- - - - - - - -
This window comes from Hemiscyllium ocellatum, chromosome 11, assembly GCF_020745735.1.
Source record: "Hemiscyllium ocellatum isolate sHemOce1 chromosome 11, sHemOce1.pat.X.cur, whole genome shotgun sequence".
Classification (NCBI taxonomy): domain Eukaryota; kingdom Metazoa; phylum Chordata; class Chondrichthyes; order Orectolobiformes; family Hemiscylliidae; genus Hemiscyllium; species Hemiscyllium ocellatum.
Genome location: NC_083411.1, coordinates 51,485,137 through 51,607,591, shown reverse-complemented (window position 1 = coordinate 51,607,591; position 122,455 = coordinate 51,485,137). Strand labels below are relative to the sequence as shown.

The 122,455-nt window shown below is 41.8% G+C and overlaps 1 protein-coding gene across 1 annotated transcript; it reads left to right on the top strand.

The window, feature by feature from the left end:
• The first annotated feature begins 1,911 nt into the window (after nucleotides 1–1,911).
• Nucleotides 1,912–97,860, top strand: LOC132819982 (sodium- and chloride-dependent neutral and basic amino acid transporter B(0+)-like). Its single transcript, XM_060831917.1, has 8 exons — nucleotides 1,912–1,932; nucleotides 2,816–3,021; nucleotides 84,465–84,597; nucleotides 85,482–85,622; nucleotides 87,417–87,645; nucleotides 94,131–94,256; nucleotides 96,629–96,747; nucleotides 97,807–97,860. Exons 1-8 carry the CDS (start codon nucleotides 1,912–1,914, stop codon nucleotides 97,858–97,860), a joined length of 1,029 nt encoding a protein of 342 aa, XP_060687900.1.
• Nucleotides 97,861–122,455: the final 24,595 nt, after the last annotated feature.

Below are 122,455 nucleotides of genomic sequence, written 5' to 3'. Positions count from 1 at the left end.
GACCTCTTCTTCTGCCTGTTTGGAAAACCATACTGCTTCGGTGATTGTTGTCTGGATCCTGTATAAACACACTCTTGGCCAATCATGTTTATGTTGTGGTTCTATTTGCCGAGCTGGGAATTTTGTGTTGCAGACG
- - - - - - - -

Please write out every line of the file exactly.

This window comes from Hemiscyllium ocellatum, chromosome 11, assembly GCF_020745735.1.
Source record: "Hemiscyllium ocellatum isolate sHemOce1 chromosome 11, sHemOce1.pat.X.cur, whole genome shotgun sequence".
Classification (NCBI taxonomy): domain Eukaryota; kingdom Metazoa; phylum Chordata; class Chondrichthyes; order Orectolobiformes; family Hemiscylliidae; genus Hemiscyllium; species Hemiscyllium ocellatum.
Genome location: NC_083411.1, coordinates 51,485,137 through 51,607,591, shown reverse-complemented (window position 1 = coordinate 51,607,591; position 122,455 = coordinate 51,485,137). Strand labels below are relative to the sequence as shown.

The 122,455-nt window shown below is 41.8% G+C and overlaps 1 protein-coding gene across 1 annotated transcript; it reads left to right on the top strand.

The window, feature by feature from the left end:
• The first annotated feature begins 1,911 nt into the window (after nucleotides 1–1,911).
• Nucleotides 1,912–97,860, top strand: LOC132819982 (sodium- and chloride-dependent neutral and basic amino acid transporter B(0+)-like). Its single transcript, XM_060831917.1, has 8 exons — nucleotides 1,912–1,932; nucleotides 2,816–3,021; nucleotides 84,465–84,597; nucleotides 85,482–85,622; nucleotides 87,417–87,645; nucleotides 94,131–94,256; nucleotides 96,629–96,747; nucleotides 97,807–97,860. Exons 1-8 carry the CDS (start codon nucleotides 1,912–1,914, stop codon nucleotides 97,858–97,860), a joined length of 1,029 nt encoding a protein of 342 aa, XP_060687900.1.
• Nucleotides 97,861–122,455: the final 24,595 nt, after the last annotated feature.

Below are 122,455 nucleotides of genomic sequence, written 5' to 3'. Positions count from 1 at the left end.
GACCTCTTCTTCTGCCTGTTTGGAAAACCATACTGCTTCGGTGATTGTTGTCTGGATCCTGTATAAACACACTCTTGGCCAATCATGTTTATGTTGTGGTTCTATTTGCCGAGCTGGGAATTTTGTGTTGCAGACG